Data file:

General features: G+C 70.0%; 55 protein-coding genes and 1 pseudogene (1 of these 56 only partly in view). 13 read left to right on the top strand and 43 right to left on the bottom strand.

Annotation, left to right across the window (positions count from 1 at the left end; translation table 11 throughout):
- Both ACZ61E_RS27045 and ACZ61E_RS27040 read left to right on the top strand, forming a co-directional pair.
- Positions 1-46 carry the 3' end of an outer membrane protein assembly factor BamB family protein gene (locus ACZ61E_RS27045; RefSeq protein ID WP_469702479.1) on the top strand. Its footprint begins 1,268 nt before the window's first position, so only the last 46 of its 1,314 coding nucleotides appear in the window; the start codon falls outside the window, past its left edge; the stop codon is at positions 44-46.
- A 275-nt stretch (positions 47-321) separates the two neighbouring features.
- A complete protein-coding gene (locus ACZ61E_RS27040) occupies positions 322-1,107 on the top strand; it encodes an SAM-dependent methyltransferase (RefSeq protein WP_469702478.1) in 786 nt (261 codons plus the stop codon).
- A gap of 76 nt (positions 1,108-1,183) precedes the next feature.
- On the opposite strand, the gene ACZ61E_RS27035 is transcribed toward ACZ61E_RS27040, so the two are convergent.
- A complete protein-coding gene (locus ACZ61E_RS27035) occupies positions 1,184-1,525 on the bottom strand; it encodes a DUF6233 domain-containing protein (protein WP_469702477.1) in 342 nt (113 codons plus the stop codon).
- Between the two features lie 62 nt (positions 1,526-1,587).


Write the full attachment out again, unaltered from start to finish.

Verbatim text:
General features: G+C 70.0%; 55 protein-coding genes and 1 pseudogene (1 of these 56 only partly in view). 13 read left to right on the top strand and 43 right to left on the bottom strand.

Annotation, left to right across the window (positions count from 1 at the left end; translation table 11 throughout):
- Both ACZ61E_RS27045 and ACZ61E_RS27040 read left to right on the top strand, forming a co-directional pair.
- Positions 1-46 carry the 3' end of an outer membrane protein assembly factor BamB family protein gene (locus ACZ61E_RS27045; RefSeq protein ID WP_469702479.1) on the top strand. Its footprint begins 1,268 nt before the window's first position, so only the last 46 of its 1,314 coding nucleotides appear in the window; the start codon falls outside the window, past its left edge; the stop codon is at positions 44-46.
- A 275-nt stretch (positions 47-321) separates the two neighbouring features.
- A complete protein-coding gene (locus ACZ61E_RS27040) occupies positions 322-1,107 on the top strand; it encodes an SAM-dependent methyltransferase (RefSeq protein WP_469702478.1) in 786 nt (261 codons plus the stop codon).
- A gap of 76 nt (positions 1,108-1,183) precedes the next feature.
- On the opposite strand, the gene ACZ61E_RS27035 is transcribed toward ACZ61E_RS27040, so the two are convergent.
- A complete protein-coding gene (locus ACZ61E_RS27035) occupies positions 1,184-1,525 on the bottom strand; it encodes a DUF6233 domain-containing protein (protein WP_469702477.1) in 342 nt (113 codons plus the stop codon).
- Between the two features lie 62 nt (positions 1,526-1,587).